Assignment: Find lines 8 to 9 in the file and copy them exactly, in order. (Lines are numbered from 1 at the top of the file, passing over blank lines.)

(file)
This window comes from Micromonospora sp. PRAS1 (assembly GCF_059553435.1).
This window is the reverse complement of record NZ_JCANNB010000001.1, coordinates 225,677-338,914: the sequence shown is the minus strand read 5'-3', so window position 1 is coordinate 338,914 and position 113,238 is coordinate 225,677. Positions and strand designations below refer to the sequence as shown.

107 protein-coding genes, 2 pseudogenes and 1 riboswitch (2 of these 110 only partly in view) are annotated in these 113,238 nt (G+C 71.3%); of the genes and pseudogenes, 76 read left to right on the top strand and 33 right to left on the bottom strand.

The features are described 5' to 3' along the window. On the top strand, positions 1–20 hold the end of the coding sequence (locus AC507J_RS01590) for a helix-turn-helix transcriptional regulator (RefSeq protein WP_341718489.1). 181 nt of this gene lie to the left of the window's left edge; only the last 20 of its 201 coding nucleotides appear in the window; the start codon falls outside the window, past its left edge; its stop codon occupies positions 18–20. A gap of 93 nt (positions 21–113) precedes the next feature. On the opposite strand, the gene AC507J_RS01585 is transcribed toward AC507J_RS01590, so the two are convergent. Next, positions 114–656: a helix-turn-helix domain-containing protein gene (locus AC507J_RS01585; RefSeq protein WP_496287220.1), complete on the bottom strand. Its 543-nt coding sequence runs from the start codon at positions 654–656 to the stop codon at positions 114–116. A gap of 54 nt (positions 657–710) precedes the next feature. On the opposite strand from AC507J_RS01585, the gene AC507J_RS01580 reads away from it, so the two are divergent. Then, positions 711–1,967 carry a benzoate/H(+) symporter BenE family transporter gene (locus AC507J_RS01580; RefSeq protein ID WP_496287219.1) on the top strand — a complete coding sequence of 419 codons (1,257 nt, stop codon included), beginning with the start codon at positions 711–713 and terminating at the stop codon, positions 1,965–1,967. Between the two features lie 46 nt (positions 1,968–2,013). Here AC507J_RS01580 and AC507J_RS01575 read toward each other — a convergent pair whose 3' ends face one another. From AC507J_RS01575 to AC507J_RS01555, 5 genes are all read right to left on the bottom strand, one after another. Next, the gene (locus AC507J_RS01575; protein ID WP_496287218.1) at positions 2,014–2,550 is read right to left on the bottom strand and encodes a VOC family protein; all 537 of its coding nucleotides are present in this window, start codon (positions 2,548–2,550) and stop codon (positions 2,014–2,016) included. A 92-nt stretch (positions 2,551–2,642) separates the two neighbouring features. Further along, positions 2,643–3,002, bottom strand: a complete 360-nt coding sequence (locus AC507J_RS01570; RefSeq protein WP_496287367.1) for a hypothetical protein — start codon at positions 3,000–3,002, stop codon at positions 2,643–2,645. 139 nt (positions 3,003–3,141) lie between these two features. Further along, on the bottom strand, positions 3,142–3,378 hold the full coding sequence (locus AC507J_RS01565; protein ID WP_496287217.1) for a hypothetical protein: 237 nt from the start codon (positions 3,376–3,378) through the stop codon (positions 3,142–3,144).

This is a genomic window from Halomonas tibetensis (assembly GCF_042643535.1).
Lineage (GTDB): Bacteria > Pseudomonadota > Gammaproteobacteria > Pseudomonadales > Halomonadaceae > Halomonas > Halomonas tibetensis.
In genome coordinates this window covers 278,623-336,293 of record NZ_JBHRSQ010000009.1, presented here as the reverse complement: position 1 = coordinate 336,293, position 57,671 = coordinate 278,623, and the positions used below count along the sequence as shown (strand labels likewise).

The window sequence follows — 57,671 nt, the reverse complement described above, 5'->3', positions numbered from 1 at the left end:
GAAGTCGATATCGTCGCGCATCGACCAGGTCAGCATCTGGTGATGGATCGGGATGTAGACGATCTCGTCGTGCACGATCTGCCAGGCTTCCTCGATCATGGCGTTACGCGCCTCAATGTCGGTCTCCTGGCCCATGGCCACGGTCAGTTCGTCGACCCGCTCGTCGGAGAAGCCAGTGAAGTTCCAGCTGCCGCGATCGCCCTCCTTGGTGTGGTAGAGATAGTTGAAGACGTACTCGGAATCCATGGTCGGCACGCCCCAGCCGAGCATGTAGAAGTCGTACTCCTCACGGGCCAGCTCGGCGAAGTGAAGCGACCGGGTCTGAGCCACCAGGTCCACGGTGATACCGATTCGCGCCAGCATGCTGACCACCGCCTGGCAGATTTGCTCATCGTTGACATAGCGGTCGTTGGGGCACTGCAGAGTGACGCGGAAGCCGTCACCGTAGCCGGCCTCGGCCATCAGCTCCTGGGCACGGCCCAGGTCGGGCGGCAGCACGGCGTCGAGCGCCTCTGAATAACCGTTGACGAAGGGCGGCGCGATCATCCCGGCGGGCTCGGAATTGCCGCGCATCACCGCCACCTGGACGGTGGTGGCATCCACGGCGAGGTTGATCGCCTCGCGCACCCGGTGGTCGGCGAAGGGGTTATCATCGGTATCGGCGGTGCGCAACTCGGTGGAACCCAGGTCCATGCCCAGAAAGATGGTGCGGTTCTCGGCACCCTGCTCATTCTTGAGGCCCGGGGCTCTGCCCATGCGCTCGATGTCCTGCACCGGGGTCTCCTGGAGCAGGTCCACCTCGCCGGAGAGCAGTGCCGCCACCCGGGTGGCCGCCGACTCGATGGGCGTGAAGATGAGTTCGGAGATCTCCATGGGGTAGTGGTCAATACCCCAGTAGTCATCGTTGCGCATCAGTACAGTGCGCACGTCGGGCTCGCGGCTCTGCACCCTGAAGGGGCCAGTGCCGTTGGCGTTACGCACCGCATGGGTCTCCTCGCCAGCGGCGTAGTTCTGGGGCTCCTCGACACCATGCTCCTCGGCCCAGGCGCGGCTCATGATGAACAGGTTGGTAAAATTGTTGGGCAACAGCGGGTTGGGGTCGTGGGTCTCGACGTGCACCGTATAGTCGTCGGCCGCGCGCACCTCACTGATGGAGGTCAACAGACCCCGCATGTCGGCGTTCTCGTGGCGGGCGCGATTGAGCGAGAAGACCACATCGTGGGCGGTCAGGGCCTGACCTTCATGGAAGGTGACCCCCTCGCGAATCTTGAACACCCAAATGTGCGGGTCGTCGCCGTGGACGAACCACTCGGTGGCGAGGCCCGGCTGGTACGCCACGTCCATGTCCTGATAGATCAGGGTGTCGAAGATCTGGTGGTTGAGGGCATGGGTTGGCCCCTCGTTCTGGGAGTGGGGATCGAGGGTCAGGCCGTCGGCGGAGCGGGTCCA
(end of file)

The window sequence follows — 57,671 nt, the reverse complement described above, 5'->3', positions numbered from 1 at the left end:
GAAGTCGATATCGTCGCGCATCGACCAGGTCAGCATCTGGTGATGGATCGGGATGTAGACGATCTCGTCGTGCACGATCTGCCAGGCTTCCTCGATCATGGCGTTACGCGCCTCAATGTCGGTCTCCTGGCCCATGGCCACGGTCAGTTCGTCGACCCGCTCGTCGGAGAAGCCAGTGAAGTTCCAGCTGCCGCGATCGCCCTCCTTGGTGTGGTAGAGATAGTTGAAGACGTACTCGGAATCCATGGTCGGCACGCCCCAGCCGAGCATGTAGAAGTCGTACTCCTCACGGGCCAGCTCGGCGAAGTGAAGCGACCGGGTCTGAGCCACCAGGTCCACGGTGATACCGATTCGCGCCAGCATGCTGACCACCGCCTGGCAGATTTGCTCATCGTTGACATAGCGGTCGTTGGGGCACTGCAGAGTGACGCGGAAGCCGTCACCGTAGCCGGCCTCGGCCATCAGCTCCTGGGCACGGCCCAGGTCGGGCGGCAGCACGGCGTCGAGCGCCTCTGAATAACCGTTGACGAAGGGCGGCGCGATCATCCCGGCGGGCTCGGAATTGCCGCGCATCACCGCCACCTGGACGGTGGTGGCATCCACGGCGAGGTTGATCGCCTCGCGCACCCGGTGGTCGGCGAAGGGGTTATCATCGGTATCGGCGGTGCGCAACTCGGTGGAACCCAGGTCCATGCCCAGAAAGATGGTGCGGTTCTCGGCACCCTGCTCATTCTTGAGGCCCGGGGCTCTGCCCATGCGCTCGATGTCCTGCACCGGGGTCTCCTGGAGCAGGTCCACCTCGCCGGAGAGCAGTGCCGCCACCCGGGTGGCCGCCGACTCGATGGGCGTGAAGATGAGTTCGGAGATCTCCATGGGGTAGTGGTCAATACCCCAGTAGTCATCGTTGCGCATCAGTACAGTGCGCACGTCGGGCTCGCGGCTCTGCACCCTGAAGGGGCCAGTGCCGTTGGCGTTACGCACCGCATGGGTCTCCTCGCCAGCGGCGTAGTTCTGGGGCTCCTCGACACCATGCTCCTCGGCCCAGGCGCGGCTCATGATGAACAGGTTGGTAAAATTGTTGGGCAACAGCGGGTTGGGGTCGTGGGTCTCGACGTGCACCGTATAGTCGTCGGCCGCGCGCACCTCACTGATGGAGGTCAACAGACCCCGCATGTCGGCGTTCTCGTGGCGGGCGCGATTGAGCGAGAAGACCACATCGTGGGCGGTCAGGGCCTGACCTTCATGGAAGGTGACCCCCTCGCGAATCTTGAACACCCAAATGTGCGGGTCGTCGCCGTGGACGAACCACTCGGTGGCGAGGCCCGGCTGGTACGCCACGTCCATGTCCTGATAGATCAGGGTGTCGAAGATCTGGTGGTTGAGGGCATGGGTTGGCCCCTCGTTCTGGGAGTGGGGATCGAGGGTCAGGCCGTCGGCGGAGCGGGTCCA